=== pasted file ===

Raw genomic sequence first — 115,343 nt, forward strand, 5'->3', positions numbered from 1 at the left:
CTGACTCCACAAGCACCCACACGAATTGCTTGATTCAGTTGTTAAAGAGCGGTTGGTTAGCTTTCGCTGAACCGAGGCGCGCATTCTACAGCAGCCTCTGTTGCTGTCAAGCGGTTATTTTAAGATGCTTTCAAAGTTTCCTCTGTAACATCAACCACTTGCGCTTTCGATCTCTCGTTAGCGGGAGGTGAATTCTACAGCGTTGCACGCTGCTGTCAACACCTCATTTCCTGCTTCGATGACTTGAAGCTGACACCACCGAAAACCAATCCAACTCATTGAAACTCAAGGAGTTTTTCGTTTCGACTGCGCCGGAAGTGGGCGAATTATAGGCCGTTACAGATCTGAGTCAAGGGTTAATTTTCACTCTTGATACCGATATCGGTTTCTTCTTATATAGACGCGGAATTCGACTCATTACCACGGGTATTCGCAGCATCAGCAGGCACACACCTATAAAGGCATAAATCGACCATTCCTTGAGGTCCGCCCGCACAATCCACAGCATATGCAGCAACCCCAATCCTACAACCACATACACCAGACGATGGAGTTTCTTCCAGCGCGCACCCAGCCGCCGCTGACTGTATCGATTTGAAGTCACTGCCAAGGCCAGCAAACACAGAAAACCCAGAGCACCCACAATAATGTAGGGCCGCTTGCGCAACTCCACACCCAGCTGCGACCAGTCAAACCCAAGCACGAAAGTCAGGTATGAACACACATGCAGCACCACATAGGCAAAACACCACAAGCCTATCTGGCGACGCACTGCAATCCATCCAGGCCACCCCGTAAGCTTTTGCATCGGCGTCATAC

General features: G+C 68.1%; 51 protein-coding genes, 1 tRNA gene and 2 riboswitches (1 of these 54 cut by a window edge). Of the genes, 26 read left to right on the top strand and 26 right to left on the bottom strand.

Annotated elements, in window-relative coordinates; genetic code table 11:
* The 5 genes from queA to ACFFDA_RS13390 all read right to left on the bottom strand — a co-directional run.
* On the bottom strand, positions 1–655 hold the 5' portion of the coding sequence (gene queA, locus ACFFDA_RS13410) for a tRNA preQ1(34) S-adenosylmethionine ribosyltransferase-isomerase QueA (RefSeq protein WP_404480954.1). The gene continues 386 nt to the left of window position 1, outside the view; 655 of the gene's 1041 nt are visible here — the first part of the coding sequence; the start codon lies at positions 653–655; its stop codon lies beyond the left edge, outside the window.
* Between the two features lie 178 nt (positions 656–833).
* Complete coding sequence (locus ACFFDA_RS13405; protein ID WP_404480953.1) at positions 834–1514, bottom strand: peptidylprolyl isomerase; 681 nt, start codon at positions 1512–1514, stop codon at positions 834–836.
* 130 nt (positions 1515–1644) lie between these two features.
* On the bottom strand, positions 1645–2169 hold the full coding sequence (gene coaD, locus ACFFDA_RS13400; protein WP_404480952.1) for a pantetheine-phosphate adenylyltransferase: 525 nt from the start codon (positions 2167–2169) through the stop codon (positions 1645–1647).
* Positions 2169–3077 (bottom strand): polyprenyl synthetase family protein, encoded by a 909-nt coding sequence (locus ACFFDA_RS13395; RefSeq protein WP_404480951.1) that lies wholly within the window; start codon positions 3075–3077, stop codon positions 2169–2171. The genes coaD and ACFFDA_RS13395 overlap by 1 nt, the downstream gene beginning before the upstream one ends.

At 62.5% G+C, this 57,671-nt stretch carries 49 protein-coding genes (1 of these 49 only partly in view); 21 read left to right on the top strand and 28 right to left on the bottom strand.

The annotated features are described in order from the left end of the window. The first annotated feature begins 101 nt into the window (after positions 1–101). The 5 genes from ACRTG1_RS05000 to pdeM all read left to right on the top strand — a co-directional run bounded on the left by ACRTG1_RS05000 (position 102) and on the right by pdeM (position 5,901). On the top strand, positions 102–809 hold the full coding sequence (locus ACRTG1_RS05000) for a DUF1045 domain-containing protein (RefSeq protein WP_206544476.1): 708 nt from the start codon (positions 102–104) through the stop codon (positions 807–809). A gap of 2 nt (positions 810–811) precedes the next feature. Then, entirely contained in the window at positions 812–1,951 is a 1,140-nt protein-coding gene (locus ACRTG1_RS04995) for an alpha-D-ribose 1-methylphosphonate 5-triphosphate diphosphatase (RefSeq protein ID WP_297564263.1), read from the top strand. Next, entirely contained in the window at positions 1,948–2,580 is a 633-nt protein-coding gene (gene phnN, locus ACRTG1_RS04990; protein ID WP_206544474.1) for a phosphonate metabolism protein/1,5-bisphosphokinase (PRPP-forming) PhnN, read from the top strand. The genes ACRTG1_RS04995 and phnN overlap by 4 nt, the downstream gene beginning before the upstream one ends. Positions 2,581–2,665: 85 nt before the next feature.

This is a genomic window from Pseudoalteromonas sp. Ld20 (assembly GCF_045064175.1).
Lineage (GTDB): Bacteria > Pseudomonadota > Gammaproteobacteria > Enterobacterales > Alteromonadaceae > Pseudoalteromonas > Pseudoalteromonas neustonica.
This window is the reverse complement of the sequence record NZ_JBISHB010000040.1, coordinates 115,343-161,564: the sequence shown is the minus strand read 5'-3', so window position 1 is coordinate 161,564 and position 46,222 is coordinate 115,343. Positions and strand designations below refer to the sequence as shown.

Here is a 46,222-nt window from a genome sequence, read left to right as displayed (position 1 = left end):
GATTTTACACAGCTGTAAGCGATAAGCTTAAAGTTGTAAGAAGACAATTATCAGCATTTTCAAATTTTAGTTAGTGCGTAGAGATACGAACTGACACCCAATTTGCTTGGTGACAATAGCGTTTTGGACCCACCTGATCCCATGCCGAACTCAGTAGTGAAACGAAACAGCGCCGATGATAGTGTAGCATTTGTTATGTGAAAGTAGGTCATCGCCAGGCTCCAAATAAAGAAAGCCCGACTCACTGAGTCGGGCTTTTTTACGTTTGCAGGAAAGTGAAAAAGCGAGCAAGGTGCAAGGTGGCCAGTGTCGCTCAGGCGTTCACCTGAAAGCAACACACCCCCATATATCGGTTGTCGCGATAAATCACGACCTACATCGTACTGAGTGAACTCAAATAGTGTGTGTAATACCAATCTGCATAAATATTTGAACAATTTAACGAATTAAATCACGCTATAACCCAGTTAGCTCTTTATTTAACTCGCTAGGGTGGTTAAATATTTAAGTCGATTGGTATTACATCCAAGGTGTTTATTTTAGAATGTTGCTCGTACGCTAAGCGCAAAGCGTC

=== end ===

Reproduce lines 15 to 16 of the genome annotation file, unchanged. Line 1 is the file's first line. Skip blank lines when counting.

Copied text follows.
Lineage (GTDB): Bacteria > Pseudomonadota > Gammaproteobacteria > Enterobacterales > Alteromonadaceae > Pseudoalteromonas > Pseudoalteromonas neustonica.
This window is the reverse complement of the sequence record NZ_JBISHB010000040.1, coordinates 115,343-161,564: the sequence shown is the minus strand read 5'-3', so window position 1 is coordinate 161,564 and position 46,222 is coordinate 115,343. Positions and strand designations below refer to the sequence as shown.